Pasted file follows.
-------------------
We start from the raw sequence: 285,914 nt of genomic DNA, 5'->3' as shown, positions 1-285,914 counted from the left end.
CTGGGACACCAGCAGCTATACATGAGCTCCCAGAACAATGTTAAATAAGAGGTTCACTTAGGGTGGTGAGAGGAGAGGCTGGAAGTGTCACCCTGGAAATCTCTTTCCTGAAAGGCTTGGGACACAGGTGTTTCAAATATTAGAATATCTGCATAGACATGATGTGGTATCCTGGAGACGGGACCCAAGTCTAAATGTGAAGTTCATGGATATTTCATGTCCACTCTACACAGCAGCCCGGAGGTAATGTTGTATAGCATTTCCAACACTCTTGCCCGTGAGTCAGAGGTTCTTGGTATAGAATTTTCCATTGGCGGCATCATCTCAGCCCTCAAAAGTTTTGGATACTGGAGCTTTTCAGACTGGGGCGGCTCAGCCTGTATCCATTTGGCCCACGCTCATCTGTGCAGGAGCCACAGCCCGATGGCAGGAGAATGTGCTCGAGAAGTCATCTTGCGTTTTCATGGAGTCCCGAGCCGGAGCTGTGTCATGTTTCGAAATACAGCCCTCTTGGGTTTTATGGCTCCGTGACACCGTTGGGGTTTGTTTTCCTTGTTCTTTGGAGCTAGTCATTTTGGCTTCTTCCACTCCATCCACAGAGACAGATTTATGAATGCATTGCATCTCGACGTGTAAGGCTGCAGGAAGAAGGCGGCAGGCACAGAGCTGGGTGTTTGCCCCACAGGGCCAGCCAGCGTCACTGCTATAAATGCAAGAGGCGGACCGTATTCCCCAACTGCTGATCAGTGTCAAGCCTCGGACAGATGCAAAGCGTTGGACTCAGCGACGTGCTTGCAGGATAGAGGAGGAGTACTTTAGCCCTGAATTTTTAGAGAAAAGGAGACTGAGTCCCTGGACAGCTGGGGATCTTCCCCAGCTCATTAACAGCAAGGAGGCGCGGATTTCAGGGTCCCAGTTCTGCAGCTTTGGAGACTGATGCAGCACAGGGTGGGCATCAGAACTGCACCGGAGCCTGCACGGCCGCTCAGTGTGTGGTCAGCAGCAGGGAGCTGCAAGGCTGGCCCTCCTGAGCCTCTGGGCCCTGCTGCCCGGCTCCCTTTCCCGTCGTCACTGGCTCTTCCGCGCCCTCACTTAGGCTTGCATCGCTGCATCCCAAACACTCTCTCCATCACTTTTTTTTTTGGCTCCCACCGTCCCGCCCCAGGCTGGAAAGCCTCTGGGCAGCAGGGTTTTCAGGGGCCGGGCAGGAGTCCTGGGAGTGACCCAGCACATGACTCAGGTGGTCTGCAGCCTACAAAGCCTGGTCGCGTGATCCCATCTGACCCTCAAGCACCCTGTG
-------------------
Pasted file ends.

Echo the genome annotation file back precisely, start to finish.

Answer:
We start from the raw sequence: 285,914 nt of genomic DNA, 5'->3' as shown, positions 1-285,914 counted from the left end.
CTGGGACACCAGCAGCTATACATGAGCTCCCAGAACAATGTTAAATAAGAGGTTCACTTAGGGTGGTGAGAGGAGAGGCTGGAAGTGTCACCCTGGAAATCTCTTTCCTGAAAGGCTTGGGACACAGGTGTTTCAAATATTAGAATATCTGCATAGACATGATGTGGTATCCTGGAGACGGGACCCAAGTCTAAATGTGAAGTTCATGGATATTTCATGTCCACTCTACACAGCAGCCCGGAGGTAATGTTGTATAGCATTTCCAACACTCTTGCCCGTGAGTCAGAGGTTCTTGGTATAGAATTTTCCATTGGCGGCATCATCTCAGCCCTCAAAAGTTTTGGATACTGGAGCTTTTCAGACTGGGGCGGCTCAGCCTGTATCCATTTGGCCCACGCTCATCTGTGCAGGAGCCACAGCCCGATGGCAGGAGAATGTGCTCGAGAAGTCATCTTGCGTTTTCATGGAGTCCCGAGCCGGAGCTGTGTCATGTTTCGAAATACAGCCCTCTTGGGTTTTATGGCTCCGTGACACCGTTGGGGTTTGTTTTCCTTGTTCTTTGGAGCTAGTCATTTTGGCTTCTTCCACTCCATCCACAGAGACAGATTTATGAATGCATTGCATCTCGACGTGTAAGGCTGCAGGAAGAAGGCGGCAGGCACAGAGCTGGGTGTTTGCCCCACAGGGCCAGCCAGCGTCACTGCTATAAATGCAAGAGGCGGACCGTATTCCCCAACTGCTGATCAGTGTCAAGCCTCGGACAGATGCAAAGCGTTGGACTCAGCGACGTGCTTGCAGGATAGAGGAGGAGTACTTTAGCCCTGAATTTTTAGAGAAAAGGAGACTGAGTCCCTGGACAGCTGGGGATCTTCCCCAGCTCATTAACAGCAAGGAGGCGCGGATTTCAGGGTCCCAGTTCTGCAGCTTTGGAGACTGATGCAGCACAGGGTGGGCATCAGAACTGCACCGGAGCCTGCACGGCCGCTCAGTGTGTGGTCAGCAGCAGGGAGCTGCAAGGCTGGCCCTCCTGAGCCTCTGGGCCCTGCTGCCCGGCTCCCTTTCCCGTCGTCACTGGCTCTTCCGCGCCCTCACTTAGGCTTGCATCGCTGCATCCCAAACACTCTCTCCATCACTTTTTTTTTTGGCTCCCACCGTCCCGCCCCAGGCTGGAAAGCCTCTGGGCAGCAGGGTTTTCAGGGGCCGGGCAGGAGTCCTGGGAGTGACCCAGCACATGACTCAGGTGGTCTGCAGCCTACAAAGCCTGGTCGCGTGATCCCATCTGACCCTCAAGCACCCTGTG